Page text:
ABIDJAN (Reuters) - Ivory Coast plans to build a 25-megawatt solar power plant in the north of the country as it seeks to bolster a strained power grid with renewables, a government spokesman said on Wednesday.
The 23.6 billion CFA franc ($40 million) plant will be built by Korhogo Solaire, a subsidiary of Morocco’s Nova Power, and is expected to be operational by 2018, Bruno Kone told reporters after a cabinet meeting.
It could be one of the first solar power plants in Ivory Coast which until now has depended mostly on gas- and oil-fired thermal plants to produce power and has only a small number of planned solar projects.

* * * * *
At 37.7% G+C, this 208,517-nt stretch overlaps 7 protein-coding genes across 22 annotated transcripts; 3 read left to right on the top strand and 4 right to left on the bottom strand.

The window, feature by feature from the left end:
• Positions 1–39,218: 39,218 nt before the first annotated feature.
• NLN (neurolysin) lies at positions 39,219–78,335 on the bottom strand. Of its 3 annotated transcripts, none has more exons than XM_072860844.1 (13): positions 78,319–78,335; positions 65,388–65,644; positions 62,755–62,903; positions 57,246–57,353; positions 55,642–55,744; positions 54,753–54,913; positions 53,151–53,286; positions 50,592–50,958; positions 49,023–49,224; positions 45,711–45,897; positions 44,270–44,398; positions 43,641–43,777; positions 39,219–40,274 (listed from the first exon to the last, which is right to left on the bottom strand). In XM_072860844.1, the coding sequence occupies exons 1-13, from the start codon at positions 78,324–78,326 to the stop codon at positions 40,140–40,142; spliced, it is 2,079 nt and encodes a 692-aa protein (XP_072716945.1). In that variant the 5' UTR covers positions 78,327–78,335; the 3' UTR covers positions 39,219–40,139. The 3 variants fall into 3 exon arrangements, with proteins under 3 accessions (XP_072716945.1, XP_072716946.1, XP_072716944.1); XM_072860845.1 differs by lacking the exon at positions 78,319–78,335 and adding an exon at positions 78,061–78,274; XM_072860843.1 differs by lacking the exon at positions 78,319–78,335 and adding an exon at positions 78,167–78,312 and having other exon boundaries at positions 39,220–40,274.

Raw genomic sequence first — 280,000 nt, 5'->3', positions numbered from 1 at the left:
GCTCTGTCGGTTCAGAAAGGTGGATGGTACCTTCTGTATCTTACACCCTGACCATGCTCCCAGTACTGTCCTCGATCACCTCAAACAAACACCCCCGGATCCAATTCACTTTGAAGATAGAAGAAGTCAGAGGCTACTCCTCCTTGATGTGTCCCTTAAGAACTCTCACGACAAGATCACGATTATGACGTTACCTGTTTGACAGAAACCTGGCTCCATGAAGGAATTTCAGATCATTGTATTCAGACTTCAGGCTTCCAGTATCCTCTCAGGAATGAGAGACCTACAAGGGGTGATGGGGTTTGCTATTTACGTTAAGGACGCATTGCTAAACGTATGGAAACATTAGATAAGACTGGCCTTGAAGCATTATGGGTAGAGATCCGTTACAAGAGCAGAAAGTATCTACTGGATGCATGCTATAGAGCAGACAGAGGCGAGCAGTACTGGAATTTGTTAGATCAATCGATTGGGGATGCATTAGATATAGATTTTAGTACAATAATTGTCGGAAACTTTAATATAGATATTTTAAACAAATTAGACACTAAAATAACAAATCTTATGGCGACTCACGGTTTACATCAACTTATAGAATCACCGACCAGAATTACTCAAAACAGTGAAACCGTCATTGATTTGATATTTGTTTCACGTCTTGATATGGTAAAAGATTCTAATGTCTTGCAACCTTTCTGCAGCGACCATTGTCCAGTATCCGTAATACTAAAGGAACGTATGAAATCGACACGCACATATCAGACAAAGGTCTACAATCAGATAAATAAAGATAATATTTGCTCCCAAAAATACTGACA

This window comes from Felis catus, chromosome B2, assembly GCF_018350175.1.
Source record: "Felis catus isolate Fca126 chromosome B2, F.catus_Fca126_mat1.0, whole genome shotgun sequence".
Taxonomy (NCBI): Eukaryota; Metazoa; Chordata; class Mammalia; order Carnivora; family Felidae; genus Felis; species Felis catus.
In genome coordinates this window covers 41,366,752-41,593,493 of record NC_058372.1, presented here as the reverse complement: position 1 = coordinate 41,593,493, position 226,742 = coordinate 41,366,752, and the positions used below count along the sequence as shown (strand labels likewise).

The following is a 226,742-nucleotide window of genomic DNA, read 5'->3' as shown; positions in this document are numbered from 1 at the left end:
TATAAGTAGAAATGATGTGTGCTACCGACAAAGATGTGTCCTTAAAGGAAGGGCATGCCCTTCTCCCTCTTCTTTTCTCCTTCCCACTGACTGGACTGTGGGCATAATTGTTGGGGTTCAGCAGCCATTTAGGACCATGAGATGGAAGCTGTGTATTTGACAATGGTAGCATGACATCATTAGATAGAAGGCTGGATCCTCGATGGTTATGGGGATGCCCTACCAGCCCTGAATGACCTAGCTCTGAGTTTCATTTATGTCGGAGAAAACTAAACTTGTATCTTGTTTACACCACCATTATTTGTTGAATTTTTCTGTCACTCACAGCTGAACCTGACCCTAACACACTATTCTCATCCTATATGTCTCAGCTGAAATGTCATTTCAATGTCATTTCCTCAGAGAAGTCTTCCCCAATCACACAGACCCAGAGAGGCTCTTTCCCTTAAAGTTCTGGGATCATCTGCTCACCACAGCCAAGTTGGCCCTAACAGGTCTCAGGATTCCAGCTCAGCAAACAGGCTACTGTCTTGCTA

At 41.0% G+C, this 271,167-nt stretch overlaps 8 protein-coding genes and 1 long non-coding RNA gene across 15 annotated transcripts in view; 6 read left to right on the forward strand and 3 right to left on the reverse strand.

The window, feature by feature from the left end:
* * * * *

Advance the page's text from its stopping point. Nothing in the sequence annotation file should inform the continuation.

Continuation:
“The realization of this...plant will improve the balance of the energy mix, which requires an increasingly strong integration of renewable energy,” Kone said.
Ivory Coast, the world’s top cocoa producer, is one of Africa’s rising economic stars, but rapid growth has strained the power sector in the West African country, which also exports electricity to Burkina Faso, Benin, Ghana, Mali, Togo, and parts of Liberia.
Demand for electricity is increasing by about 10 percent annually and the government hopes to attract enough investment to double output to 4,000 megawatts by 2020.
($1 = 587.7600 CFA francs)
Reporting by Loucoumane Coulibaly, editing by Edward McAllister and Elaine Hardcastle